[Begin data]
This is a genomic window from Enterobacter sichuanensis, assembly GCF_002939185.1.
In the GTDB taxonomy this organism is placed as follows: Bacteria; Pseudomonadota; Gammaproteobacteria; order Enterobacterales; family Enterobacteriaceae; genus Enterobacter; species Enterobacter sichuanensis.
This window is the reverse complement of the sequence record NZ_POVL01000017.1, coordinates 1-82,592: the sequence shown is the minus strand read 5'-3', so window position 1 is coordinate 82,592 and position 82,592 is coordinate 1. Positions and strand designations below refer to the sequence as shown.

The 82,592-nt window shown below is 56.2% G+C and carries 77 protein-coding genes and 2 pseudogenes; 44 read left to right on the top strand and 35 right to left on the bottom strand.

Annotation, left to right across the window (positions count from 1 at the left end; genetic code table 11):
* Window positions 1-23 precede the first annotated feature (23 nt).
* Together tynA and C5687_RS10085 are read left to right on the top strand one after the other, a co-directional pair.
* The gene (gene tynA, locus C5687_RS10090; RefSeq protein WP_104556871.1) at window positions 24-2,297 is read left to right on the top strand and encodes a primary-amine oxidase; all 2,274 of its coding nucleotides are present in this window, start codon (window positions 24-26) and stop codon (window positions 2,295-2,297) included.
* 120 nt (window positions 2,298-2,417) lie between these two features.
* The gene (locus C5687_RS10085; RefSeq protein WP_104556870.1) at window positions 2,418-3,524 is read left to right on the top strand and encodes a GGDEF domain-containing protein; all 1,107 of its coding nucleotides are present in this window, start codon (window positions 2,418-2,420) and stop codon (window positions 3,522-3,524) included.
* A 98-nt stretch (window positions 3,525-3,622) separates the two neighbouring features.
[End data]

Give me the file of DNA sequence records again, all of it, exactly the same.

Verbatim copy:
This is a genomic window from Enterobacter sichuanensis, assembly GCF_002939185.1.
In the GTDB taxonomy this organism is placed as follows: Bacteria; Pseudomonadota; Gammaproteobacteria; order Enterobacterales; family Enterobacteriaceae; genus Enterobacter; species Enterobacter sichuanensis.
This window is the reverse complement of the sequence record NZ_POVL01000017.1, coordinates 1-82,592: the sequence shown is the minus strand read 5'-3', so window position 1 is coordinate 82,592 and position 82,592 is coordinate 1. Positions and strand designations below refer to the sequence as shown.

The 82,592-nt window shown below is 56.2% G+C and carries 77 protein-coding genes and 2 pseudogenes; 44 read left to right on the top strand and 35 right to left on the bottom strand.

Annotation, left to right across the window (positions count from 1 at the left end; genetic code table 11):
* Window positions 1-23 precede the first annotated feature (23 nt).
* Together tynA and C5687_RS10085 are read left to right on the top strand one after the other, a co-directional pair.
* The gene (gene tynA, locus C5687_RS10090; RefSeq protein WP_104556871.1) at window positions 24-2,297 is read left to right on the top strand and encodes a primary-amine oxidase; all 2,274 of its coding nucleotides are present in this window, start codon (window positions 24-26) and stop codon (window positions 2,295-2,297) included.
* 120 nt (window positions 2,298-2,417) lie between these two features.
* The gene (locus C5687_RS10085; RefSeq protein WP_104556870.1) at window positions 2,418-3,524 is read left to right on the top strand and encodes a GGDEF domain-containing protein; all 1,107 of its coding nucleotides are present in this window, start codon (window positions 2,418-2,420) and stop codon (window positions 3,522-3,524) included.
* A 98-nt stretch (window positions 3,525-3,622) separates the two neighbouring features.